Received: 30 July 2018 Accepted: 29 August 2018
Dr.Deepak A. V.,
Copyright: © the author(s), publisher and licensee Medip Academy. This is an open-access article distributed under the terms of the Creative Commons Attribution Non-Commercial License, which permits unrestricted non-commercial use, distribution, and reproduction in any medium, provided the original work is properly cited.
stimulation and normal physiologic function of mature fetus. Meconium aspiration syndrome (MAS) occurs in nearly 35% of live births with meconium stained liquor (MSL). Aspiration of meconium into the fetal or neonatal respiratory tract is associated with mild to severe respiratory compromise and increased perinatal mortality and morbidity. Thus, this study helps in observing the perinatal outcome in deliveries complicated with
meconium stained liquor.2 Maternal factors can be
hypertension, gestational diabetes, chronic respiratory, cardiovascular disease, past dated pregnancy, prolonged labour. Fetal factors can be cord problems, placental
problems, and fetal distress.3 Fetus pass meconium in
10% of all pregnancies, in 5% of these; meconium is aspirated into the lungs of the fetus or neonate. This can result in severe respiratory distress, MAS which increase in the case of non-reassuring fetal heart rate (FHR) and remains relatively common cause of perinatal morbidity
and mortality because it is difficult to prevent it.4 Rates of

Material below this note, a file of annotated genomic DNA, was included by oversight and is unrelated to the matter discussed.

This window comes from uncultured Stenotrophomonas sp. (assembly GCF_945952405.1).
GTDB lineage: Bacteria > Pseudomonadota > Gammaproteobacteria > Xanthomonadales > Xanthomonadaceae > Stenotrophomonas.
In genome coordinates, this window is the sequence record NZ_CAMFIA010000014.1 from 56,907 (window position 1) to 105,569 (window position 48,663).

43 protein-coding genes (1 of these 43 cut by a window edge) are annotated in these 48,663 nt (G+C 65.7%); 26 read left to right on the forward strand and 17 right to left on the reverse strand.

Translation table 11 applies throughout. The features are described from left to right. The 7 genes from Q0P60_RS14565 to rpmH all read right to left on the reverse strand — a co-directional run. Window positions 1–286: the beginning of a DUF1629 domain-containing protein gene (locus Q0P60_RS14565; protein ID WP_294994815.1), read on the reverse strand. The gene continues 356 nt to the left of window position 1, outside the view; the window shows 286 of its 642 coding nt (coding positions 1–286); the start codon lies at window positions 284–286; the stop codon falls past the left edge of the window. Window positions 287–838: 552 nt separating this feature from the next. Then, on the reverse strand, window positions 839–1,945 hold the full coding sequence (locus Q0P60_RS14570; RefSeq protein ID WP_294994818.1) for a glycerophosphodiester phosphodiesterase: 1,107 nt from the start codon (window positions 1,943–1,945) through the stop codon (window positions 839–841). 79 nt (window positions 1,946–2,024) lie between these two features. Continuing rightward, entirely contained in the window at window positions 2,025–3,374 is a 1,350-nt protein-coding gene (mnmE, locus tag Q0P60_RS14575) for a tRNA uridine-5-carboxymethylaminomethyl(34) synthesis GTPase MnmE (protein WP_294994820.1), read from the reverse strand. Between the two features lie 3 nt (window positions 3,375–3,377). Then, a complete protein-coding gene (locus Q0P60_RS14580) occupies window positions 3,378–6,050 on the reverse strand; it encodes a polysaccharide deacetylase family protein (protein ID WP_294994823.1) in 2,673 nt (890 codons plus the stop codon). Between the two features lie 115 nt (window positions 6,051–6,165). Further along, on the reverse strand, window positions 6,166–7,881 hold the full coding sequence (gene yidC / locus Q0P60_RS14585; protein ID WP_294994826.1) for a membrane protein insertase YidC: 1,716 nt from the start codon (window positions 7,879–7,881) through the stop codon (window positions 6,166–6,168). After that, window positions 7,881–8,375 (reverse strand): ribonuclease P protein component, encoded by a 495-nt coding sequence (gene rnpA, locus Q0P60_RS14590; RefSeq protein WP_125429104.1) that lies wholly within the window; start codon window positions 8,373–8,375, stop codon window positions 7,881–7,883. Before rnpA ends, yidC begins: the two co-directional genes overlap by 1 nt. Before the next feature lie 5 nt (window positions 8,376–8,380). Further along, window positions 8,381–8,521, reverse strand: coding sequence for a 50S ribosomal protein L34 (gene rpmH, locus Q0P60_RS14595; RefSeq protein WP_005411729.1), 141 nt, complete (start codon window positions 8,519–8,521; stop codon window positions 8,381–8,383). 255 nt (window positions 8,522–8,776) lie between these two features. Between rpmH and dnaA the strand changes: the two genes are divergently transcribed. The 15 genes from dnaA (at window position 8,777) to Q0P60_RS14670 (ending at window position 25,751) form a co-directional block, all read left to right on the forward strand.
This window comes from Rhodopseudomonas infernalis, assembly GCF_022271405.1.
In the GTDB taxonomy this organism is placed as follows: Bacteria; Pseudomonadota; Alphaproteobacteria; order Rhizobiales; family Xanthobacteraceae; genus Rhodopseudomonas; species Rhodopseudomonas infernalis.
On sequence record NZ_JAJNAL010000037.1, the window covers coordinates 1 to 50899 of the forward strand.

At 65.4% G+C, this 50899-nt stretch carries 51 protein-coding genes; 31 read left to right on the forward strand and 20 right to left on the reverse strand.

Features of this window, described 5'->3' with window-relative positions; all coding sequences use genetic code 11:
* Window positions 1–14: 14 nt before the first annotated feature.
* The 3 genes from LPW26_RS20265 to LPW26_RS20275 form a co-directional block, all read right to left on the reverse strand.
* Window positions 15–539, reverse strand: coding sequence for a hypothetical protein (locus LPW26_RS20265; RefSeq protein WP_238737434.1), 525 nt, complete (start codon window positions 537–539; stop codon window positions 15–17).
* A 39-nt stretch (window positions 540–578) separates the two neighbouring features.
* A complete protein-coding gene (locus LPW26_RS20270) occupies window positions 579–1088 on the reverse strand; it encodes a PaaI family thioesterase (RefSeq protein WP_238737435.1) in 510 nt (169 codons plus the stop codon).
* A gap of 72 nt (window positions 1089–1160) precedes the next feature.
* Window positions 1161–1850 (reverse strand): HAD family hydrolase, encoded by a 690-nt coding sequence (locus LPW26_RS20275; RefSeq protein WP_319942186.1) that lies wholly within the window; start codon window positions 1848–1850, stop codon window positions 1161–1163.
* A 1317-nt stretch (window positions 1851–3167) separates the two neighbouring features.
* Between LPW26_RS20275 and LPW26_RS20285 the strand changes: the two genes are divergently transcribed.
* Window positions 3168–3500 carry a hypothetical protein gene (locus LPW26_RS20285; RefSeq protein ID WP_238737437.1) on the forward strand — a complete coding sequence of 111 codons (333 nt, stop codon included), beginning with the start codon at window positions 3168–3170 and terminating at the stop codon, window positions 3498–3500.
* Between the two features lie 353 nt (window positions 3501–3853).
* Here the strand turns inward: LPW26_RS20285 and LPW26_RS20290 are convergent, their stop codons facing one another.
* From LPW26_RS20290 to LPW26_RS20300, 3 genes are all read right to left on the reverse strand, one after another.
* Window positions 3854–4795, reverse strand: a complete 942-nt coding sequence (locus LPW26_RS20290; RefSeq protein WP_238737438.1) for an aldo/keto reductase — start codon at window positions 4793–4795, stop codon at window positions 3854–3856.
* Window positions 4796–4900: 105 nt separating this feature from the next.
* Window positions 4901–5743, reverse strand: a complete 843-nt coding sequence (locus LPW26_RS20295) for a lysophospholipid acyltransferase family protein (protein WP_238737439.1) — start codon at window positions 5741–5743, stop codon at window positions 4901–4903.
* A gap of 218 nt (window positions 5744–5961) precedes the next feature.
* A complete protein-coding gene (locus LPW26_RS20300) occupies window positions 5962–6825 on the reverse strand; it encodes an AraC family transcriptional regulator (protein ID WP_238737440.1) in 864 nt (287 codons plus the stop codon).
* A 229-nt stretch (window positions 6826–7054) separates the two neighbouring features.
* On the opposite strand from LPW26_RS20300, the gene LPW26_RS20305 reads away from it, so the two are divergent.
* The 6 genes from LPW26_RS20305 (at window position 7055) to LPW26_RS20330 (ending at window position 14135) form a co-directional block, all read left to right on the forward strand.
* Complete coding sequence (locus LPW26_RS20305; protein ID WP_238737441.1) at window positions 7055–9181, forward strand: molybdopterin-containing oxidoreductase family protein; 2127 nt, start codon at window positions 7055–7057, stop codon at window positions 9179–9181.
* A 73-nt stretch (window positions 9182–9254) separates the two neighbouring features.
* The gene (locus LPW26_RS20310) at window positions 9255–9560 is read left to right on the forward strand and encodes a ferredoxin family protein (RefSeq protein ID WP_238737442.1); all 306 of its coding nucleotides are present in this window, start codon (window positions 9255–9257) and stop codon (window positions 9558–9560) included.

severe mental retardation and cerebral palsy are significantly high among infants born with MSAF. In the past two decades attention has been focused on the need for strengthening newborn care at primary care level.
This study is done to identify predictors of MSAF.5
MSAF is common in term births especially in past dated pregnancies. While the more advanced maturation process of gastrointestinal tract may account for the higher rate of MSAF in past date, it is generally believed that the presence of MSAF in other circumstances is a
marker of fetal distress.6 A relationship with stillborn
infants, abnormal fetal heart rate tracings, neonatal encephalopathy, respiratory distress and abnormal
neurologic outcome has been reported in literature.7,8
Meconium stained infants have low scalp blood pH and
low umbilical artery pH.9 Additionally these babies have
lower Apgar score in the first and fifth minute after
delivery.10 The aim of the study was associated with the
prevalence of various maternal risk factors associated with meconium stained amniotic fluid.
This is a cross sectional study done at Government Medical College, Thrissur on term, singleton pregnancies complicated with meconium stained amniotic fluid satisfying the inclusion criteria. The cases were studied during a period from January 2016 to December 2016. Socioeconomic stratification was done into APL and BPL according to the entry in the ration card provided by the State Government. Term labour (>37 completed weeks), Cephalic presentation and Live singleton pregnancy were included in the study. Womens with Antepartum
haemorrhage, Malpresentations, pregnancy with
congenital malformations, intrauterine death, multiple pregnancies, and pregnancy with previous LSCS, severe pre-eclampsia and IUGR were excluded in the study.